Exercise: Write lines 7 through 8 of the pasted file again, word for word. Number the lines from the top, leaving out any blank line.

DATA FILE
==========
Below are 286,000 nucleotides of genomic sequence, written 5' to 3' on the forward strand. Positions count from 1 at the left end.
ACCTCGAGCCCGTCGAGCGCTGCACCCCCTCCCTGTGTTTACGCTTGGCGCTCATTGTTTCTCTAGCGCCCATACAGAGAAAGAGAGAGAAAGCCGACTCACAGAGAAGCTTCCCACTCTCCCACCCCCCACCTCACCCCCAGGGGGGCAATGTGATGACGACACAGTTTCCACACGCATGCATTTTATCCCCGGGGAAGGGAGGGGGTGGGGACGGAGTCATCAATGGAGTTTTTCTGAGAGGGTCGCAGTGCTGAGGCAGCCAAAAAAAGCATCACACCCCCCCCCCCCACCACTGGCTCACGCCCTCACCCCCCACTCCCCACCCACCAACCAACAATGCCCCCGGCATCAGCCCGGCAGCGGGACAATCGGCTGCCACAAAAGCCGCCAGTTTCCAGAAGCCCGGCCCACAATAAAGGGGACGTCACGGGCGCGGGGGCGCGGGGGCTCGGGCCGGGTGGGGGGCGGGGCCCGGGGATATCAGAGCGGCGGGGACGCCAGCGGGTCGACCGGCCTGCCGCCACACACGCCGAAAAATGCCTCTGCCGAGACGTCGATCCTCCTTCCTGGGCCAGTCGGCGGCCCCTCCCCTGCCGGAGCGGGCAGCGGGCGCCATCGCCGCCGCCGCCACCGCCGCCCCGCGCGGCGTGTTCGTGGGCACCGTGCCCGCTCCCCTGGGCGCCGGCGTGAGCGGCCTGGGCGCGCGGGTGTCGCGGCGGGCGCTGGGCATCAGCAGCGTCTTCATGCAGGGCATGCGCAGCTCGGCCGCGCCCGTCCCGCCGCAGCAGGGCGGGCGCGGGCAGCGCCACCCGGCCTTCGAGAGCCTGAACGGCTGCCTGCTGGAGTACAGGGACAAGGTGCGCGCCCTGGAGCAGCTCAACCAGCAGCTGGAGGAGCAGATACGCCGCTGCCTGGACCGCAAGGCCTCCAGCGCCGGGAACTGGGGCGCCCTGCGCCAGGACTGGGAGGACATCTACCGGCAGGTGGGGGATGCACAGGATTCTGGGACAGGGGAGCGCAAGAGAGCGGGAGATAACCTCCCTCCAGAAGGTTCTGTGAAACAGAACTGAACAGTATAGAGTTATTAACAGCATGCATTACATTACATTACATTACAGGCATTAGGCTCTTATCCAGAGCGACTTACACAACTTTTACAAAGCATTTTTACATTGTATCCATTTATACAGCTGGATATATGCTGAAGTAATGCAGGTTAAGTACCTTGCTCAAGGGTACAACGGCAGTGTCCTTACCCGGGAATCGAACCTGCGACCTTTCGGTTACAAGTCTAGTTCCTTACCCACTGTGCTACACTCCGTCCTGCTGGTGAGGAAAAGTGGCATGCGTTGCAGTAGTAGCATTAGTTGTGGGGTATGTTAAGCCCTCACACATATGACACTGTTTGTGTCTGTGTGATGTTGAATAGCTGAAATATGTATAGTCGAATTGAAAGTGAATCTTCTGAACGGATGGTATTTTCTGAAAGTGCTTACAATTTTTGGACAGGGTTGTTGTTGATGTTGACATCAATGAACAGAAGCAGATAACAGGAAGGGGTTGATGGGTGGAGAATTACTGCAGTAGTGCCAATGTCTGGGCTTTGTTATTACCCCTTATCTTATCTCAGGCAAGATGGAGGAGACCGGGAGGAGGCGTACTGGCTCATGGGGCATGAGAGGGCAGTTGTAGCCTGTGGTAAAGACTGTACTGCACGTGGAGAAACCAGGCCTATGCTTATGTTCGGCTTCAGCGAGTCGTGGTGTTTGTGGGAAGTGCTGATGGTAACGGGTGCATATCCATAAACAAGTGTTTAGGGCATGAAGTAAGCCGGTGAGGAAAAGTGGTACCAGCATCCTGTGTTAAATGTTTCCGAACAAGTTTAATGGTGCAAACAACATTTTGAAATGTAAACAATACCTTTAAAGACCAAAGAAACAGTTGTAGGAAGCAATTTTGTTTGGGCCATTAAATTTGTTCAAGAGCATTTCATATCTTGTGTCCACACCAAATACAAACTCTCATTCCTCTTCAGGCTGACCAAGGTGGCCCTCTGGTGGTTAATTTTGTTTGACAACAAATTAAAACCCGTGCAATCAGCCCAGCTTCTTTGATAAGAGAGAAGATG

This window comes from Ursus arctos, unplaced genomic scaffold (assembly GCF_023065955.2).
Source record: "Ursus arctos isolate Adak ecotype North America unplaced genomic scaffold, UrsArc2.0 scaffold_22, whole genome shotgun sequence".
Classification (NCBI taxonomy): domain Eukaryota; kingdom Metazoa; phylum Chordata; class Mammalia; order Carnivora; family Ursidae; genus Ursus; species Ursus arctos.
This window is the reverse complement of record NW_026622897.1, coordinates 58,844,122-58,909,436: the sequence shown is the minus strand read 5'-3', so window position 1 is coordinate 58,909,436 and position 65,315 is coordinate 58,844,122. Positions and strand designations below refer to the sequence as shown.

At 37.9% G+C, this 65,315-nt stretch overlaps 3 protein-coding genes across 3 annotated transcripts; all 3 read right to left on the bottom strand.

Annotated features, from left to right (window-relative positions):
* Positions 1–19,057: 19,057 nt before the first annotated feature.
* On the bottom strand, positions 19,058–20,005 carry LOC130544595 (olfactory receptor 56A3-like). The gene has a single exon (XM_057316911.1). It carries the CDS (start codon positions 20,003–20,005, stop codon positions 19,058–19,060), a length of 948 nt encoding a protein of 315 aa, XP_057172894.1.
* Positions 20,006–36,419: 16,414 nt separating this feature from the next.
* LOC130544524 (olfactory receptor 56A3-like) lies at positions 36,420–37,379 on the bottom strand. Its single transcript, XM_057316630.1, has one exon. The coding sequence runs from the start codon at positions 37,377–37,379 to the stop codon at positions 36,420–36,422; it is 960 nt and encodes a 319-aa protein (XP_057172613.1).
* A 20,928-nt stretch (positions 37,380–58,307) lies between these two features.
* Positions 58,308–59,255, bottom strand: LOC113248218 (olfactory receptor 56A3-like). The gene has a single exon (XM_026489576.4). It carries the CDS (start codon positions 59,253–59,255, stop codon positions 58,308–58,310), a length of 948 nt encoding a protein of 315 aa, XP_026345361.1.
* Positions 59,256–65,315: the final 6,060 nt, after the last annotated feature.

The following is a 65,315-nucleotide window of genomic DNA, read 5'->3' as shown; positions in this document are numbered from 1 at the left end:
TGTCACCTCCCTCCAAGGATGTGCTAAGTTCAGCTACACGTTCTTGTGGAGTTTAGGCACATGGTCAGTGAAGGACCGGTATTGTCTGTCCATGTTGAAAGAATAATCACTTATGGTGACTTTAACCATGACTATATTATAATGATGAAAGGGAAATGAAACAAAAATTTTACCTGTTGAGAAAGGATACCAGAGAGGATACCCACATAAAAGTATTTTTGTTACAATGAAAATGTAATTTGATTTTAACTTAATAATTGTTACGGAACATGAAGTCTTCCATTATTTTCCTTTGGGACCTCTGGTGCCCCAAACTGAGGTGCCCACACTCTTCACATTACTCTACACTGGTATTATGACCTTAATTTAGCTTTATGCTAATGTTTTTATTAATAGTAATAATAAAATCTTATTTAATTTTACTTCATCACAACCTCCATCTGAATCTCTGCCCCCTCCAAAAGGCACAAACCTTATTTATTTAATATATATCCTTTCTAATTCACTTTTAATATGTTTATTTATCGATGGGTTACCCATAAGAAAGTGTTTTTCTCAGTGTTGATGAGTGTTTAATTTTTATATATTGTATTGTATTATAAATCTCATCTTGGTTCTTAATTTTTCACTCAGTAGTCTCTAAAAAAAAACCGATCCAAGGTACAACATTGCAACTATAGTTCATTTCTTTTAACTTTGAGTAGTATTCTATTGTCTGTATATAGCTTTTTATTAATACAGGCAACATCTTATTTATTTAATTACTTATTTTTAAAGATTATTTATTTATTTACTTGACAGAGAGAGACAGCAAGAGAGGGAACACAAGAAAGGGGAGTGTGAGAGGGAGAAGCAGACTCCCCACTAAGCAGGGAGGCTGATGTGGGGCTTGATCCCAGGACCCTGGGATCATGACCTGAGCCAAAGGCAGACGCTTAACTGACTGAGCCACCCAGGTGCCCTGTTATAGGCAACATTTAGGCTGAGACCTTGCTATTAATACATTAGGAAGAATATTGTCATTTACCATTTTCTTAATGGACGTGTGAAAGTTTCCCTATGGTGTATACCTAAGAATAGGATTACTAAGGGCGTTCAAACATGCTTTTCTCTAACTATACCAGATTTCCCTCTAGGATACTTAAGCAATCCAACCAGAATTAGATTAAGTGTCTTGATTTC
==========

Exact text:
At 37.9% G+C, this 65,315-nt stretch overlaps 3 protein-coding genes across 3 annotated transcripts; all 3 read right to left on the bottom strand.

Annotated features, from left to right (window-relative positions):